Taking an instant camera on a trip is not a new concept, but bringing this novelty item to a closed country like Cuba can make magic happen. The people have little means or even access to printing photos of themselves or their loved ones. It’s as simple as approaching someone and asking if you can take a photo of them, for them. “¿Puedo tomar una foto de usted para usted?” This is the best icebreaker if you have difficulty approaching people for photographs. Once you hand them an instant image, they are usually more than happy to pose for a portrait for you to keep. I will never again travel anywhere without my Fuji Instax instant camera. This small gift touched more hearts more deeply than all of the other gifts I brought put together.

 

This lesson was brought home as I sauntered down the street of Baracoa, a town on the eastern tip of the island. I like to strike up conversations with people sitting outside on their stoops. So I stopped to talk with a woman and her mother for a while, and ended up taking a few instant photos of them individually and together. They were absolutely thrilled, and said it was the first photo they had of the two of them. A short time later, the woman’s husband pulled up in a horse cart to collect some wood. She handed her husband one of the photos, and he immediately began to cry. A grown man crying at the sight of a photo of his wife made us all start crying! First the woman’s, then the mother’s and then my own tears started to fall. I was in total disbelief at this reaction to something I do every day. It was the most beautiful moment I had in Cuba.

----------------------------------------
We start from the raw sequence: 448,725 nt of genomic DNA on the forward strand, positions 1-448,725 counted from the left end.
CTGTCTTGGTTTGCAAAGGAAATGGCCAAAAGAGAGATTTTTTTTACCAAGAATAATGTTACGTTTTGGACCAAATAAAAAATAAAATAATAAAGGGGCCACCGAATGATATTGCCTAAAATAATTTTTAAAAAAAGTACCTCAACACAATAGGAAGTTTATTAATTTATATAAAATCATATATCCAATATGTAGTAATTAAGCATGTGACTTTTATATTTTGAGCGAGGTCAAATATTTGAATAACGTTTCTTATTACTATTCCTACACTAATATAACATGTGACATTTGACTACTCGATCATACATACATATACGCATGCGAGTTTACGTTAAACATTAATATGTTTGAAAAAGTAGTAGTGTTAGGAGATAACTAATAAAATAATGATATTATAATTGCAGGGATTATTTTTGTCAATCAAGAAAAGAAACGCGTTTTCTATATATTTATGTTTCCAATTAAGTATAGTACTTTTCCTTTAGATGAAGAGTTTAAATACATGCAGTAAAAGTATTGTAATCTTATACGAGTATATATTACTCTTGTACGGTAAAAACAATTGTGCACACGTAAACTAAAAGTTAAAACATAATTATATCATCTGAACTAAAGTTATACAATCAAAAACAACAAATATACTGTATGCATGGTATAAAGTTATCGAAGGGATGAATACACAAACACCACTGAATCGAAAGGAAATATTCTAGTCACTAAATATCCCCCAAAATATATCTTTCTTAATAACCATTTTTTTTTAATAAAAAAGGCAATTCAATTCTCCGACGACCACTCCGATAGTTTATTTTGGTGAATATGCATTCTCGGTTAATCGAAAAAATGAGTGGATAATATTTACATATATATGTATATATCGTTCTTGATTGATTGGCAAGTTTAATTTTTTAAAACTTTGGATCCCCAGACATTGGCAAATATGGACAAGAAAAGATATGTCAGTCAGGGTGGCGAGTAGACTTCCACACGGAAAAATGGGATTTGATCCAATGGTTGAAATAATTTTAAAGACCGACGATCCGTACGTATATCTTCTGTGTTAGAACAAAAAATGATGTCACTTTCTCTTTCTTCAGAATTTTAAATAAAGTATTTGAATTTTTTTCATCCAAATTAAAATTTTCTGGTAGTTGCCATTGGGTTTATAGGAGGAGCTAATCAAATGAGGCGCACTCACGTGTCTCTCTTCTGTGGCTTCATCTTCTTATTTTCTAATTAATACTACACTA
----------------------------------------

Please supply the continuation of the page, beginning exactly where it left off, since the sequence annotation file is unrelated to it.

This is the pinnacle of creating a human connection with your camera. We all understand the importance of a photograph. An image of your husband or your child may be your most valuable possession. Give people this priceless gift if you get the opportunity to visit this fascinating country.

 

Instead of packing that third or fourth lens, pack some extra film for your instant camera. You gain so much more from giving the perfect photo than you do by taking it.

 

Want more information on this article? Get access to video content and additional supporting images. Launch the April issue of the magazine by logging in or signing up for a free account by clicking here. Shutter Magazine is the industry’s leading professional photography magazine.

 

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Cuba: It’s Not the Photos You Take, It’s the Photos You Give with Susan Roderick